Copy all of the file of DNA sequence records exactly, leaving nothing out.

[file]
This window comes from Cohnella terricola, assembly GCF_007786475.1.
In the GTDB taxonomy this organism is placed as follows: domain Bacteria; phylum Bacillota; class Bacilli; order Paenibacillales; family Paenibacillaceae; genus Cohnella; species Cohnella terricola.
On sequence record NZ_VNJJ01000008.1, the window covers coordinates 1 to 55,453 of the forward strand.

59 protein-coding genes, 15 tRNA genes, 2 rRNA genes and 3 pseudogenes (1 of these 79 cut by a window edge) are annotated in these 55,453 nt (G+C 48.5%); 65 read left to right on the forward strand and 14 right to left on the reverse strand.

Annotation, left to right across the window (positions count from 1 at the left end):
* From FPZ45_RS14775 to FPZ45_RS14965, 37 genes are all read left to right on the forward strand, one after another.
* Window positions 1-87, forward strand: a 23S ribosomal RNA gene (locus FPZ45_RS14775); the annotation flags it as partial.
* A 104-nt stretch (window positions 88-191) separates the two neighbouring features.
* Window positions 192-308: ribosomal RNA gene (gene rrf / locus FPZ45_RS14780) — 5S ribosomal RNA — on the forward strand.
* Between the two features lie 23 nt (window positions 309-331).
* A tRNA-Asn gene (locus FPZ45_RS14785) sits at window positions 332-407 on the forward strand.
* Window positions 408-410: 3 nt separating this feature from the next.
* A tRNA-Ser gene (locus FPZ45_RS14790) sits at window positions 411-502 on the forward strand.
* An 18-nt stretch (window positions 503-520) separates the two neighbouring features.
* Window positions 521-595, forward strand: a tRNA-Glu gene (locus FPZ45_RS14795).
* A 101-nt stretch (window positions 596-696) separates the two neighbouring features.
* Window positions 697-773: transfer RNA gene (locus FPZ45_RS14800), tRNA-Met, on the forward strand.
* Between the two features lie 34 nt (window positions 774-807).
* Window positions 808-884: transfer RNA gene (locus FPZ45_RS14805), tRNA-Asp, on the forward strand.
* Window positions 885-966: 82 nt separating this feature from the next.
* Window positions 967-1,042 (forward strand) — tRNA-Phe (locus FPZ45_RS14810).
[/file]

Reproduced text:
This window comes from Cohnella terricola, assembly GCF_007786475.1.
In the GTDB taxonomy this organism is placed as follows: domain Bacteria; phylum Bacillota; class Bacilli; order Paenibacillales; family Paenibacillaceae; genus Cohnella; species Cohnella terricola.
On sequence record NZ_VNJJ01000008.1, the window covers coordinates 1 to 55,453 of the forward strand.

59 protein-coding genes, 15 tRNA genes, 2 rRNA genes and 3 pseudogenes (1 of these 79 cut by a window edge) are annotated in these 55,453 nt (G+C 48.5%); 65 read left to right on the forward strand and 14 right to left on the reverse strand.

Annotation, left to right across the window (positions count from 1 at the left end):
* From FPZ45_RS14775 to FPZ45_RS14965, 37 genes are all read left to right on the forward strand, one after another.
* Window positions 1-87, forward strand: a 23S ribosomal RNA gene (locus FPZ45_RS14775); the annotation flags it as partial.
* A 104-nt stretch (window positions 88-191) separates the two neighbouring features.
* Window positions 192-308: ribosomal RNA gene (gene rrf / locus FPZ45_RS14780) — 5S ribosomal RNA — on the forward strand.
* Between the two features lie 23 nt (window positions 309-331).
* A tRNA-Asn gene (locus FPZ45_RS14785) sits at window positions 332-407 on the forward strand.
* Window positions 408-410: 3 nt separating this feature from the next.
* A tRNA-Ser gene (locus FPZ45_RS14790) sits at window positions 411-502 on the forward strand.
* An 18-nt stretch (window positions 503-520) separates the two neighbouring features.
* Window positions 521-595, forward strand: a tRNA-Glu gene (locus FPZ45_RS14795).
* A 101-nt stretch (window positions 596-696) separates the two neighbouring features.
* Window positions 697-773: transfer RNA gene (locus FPZ45_RS14800), tRNA-Met, on the forward strand.
* Between the two features lie 34 nt (window positions 774-807).
* Window positions 808-884: transfer RNA gene (locus FPZ45_RS14805), tRNA-Asp, on the forward strand.
* Window positions 885-966: 82 nt separating this feature from the next.
* Window positions 967-1,042 (forward strand) — tRNA-Phe (locus FPZ45_RS14810).